The interior minister, Ruth Dreifuss, has launched a week-long festival of science in Switzerland. She said science must never avoid its social responsibilities.This content was published on May 5, 2001 - 13:18
At a ceremony in the great hall of Zurich's train station on Friday, she called for increased interaction between the world of science and society in general.
"I hope that this week will be the start of a permanent dialogue," said Dreifuss. "What we need are scientific questions and answers which never, ever ignore social issues."
Zurich's station has been converted into a giant laboratory this weekend with scientists on hand to explain cutting-edge projects like research into BSE and regeneration of nerve fibres after injuries.
Visitors also have the opportunity to meet Gulliver, a prototype of a "smart room" which can interact with people and play games with them.
"We want society at large to be an active participant in a discussion on what type of meaning we should give this technology, how we should use it and what kind of implication, good and bad, it could have for us," said project leader, Paul Verschure, from the Institute of Neuroinformatics in Zurich.
Another scientist who was enthusiastic about presenting her work to the public was Isabel Klusman from Zurich's Brain Research Institute.
"We don't want the public to have the feeling that we are stuck in our laboratories and have no idea what's going on in the outside world. Also they should know where their taxes are going," she said.
Members of the public also seemed receptive to the idea. "I think it is quite astonishing in a way because it is the first time that I have seen science presented in this way, like a market," said Roberto Induni from Fribourg.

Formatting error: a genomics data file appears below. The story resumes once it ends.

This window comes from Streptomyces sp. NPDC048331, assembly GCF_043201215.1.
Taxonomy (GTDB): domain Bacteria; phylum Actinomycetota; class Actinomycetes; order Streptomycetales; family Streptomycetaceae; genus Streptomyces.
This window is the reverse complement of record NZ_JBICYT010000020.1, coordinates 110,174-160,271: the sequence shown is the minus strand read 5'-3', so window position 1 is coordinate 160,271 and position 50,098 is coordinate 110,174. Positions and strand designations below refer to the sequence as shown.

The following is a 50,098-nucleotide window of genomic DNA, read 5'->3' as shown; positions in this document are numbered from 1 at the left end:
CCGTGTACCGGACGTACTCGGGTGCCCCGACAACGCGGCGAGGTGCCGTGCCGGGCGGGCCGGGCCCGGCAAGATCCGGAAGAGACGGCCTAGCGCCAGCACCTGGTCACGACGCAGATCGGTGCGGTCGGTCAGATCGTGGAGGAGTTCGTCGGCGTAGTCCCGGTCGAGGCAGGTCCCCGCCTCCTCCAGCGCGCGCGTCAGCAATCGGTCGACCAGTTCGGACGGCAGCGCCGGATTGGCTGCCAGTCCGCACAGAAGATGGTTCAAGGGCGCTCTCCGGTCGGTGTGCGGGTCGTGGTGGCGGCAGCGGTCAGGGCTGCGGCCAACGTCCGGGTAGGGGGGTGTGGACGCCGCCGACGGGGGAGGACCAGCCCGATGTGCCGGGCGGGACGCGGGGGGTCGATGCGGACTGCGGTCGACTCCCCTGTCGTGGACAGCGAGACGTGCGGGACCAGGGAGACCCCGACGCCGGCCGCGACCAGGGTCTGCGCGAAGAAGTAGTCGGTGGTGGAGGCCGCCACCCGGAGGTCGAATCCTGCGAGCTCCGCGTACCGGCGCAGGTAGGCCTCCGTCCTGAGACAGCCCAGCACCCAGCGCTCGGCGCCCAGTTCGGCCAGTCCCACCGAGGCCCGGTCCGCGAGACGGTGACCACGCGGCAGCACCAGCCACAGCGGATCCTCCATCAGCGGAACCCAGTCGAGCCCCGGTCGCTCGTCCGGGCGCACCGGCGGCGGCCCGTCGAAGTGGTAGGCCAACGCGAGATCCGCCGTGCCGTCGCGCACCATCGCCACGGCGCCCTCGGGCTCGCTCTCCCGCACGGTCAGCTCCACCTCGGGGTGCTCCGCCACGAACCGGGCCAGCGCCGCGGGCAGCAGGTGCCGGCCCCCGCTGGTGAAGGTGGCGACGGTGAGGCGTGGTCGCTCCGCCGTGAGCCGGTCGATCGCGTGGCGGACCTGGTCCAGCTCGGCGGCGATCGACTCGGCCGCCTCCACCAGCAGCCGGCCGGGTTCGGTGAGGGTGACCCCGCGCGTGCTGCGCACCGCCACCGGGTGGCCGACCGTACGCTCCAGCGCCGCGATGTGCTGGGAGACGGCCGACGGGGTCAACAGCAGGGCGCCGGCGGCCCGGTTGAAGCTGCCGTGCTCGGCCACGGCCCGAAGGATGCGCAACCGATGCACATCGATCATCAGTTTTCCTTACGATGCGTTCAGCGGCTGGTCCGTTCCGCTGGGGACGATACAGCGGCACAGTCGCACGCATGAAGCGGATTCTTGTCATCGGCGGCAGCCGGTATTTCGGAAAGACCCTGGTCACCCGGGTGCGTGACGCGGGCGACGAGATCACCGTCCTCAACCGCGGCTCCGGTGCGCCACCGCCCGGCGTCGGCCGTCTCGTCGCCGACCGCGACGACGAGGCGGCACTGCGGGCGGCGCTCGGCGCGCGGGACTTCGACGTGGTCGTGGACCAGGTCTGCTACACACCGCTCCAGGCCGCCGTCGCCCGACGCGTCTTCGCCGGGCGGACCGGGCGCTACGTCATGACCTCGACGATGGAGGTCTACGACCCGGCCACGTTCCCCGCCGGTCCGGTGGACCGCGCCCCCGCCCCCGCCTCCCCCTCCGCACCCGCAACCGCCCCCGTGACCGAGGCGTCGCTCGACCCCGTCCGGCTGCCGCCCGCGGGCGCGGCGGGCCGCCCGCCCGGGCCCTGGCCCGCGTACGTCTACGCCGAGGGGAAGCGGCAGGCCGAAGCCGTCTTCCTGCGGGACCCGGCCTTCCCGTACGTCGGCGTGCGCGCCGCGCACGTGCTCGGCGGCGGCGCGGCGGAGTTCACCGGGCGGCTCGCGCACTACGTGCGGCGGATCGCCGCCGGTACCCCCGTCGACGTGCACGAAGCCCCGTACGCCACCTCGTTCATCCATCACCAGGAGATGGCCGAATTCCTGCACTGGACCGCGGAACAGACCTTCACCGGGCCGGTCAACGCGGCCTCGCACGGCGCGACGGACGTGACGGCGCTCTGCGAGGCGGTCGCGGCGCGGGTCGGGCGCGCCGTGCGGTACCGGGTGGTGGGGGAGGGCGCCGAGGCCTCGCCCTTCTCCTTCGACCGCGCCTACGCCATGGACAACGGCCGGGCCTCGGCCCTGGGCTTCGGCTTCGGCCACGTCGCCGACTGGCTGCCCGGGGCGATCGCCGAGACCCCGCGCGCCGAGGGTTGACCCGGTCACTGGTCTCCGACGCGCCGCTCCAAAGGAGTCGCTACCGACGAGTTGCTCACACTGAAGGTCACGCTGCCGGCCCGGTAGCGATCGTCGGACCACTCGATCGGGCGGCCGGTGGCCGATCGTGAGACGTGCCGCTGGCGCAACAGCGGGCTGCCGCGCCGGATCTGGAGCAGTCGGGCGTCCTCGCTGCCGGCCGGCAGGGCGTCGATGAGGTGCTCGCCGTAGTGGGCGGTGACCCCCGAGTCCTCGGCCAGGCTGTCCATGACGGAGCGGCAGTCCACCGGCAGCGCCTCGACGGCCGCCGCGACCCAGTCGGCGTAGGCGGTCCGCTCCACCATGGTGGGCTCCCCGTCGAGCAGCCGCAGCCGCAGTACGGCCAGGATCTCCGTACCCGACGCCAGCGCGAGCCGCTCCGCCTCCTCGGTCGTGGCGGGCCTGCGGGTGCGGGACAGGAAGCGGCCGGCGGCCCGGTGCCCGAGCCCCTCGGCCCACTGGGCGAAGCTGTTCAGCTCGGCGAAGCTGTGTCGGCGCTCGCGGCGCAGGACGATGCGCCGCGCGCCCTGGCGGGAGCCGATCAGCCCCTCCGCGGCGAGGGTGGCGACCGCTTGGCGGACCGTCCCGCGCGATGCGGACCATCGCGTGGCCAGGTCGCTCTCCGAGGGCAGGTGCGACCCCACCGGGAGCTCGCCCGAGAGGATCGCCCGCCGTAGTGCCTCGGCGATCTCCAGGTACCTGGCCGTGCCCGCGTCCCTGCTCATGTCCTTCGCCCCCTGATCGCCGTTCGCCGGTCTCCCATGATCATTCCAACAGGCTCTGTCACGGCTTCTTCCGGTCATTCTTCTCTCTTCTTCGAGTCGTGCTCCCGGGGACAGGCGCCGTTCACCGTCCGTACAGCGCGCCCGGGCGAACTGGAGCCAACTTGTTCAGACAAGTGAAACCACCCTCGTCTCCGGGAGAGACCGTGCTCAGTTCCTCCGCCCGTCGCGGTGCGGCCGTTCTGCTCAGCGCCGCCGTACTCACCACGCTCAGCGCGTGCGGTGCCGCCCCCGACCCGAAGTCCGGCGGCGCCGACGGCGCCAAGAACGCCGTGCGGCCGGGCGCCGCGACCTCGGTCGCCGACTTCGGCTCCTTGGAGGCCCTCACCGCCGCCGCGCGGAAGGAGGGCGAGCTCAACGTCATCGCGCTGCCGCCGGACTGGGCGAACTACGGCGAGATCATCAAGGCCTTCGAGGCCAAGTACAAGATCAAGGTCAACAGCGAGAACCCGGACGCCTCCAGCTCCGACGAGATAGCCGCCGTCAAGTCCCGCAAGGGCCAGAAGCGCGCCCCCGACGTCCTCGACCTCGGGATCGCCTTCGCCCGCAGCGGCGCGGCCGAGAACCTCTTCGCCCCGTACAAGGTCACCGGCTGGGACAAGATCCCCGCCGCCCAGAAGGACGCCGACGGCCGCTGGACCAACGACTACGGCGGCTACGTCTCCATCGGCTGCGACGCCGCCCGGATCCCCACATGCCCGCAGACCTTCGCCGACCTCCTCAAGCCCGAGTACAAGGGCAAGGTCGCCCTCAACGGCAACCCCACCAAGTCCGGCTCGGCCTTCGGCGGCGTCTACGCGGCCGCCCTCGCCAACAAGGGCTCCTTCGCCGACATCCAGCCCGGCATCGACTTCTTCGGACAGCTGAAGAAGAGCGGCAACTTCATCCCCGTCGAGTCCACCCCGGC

"On the other hand, it also demonstrates the difficulty of showing science because it can be very specialised."
Debates, plays, exhibitions and experiments have been organised across the country.
Geneva's theme for the week is the paranormal. Topics range from extraterrestrials to telepathy, magic and spiritual healing. In Lausanne, a debate on agriculture and biotechnology will pit opponents and supporters of gene technology.
Meanwhile, in Basel, the theatre director is swapping jobs with a chief researcher in the chemical industry for two days to illustrate the similarities and differences between the world of culture and the world of science.
One intriguing result will be known by the end of the week. Happiness barometers have been installed in the ten cities organising events for the festival.
Visitors indicate whether they are happy or not by standing on the "yes", "no" or "don't know" boards. Scientists will be able to assess the positive or negative energy of Switzerland's citizens, tapped during science week.
by Vincent Landon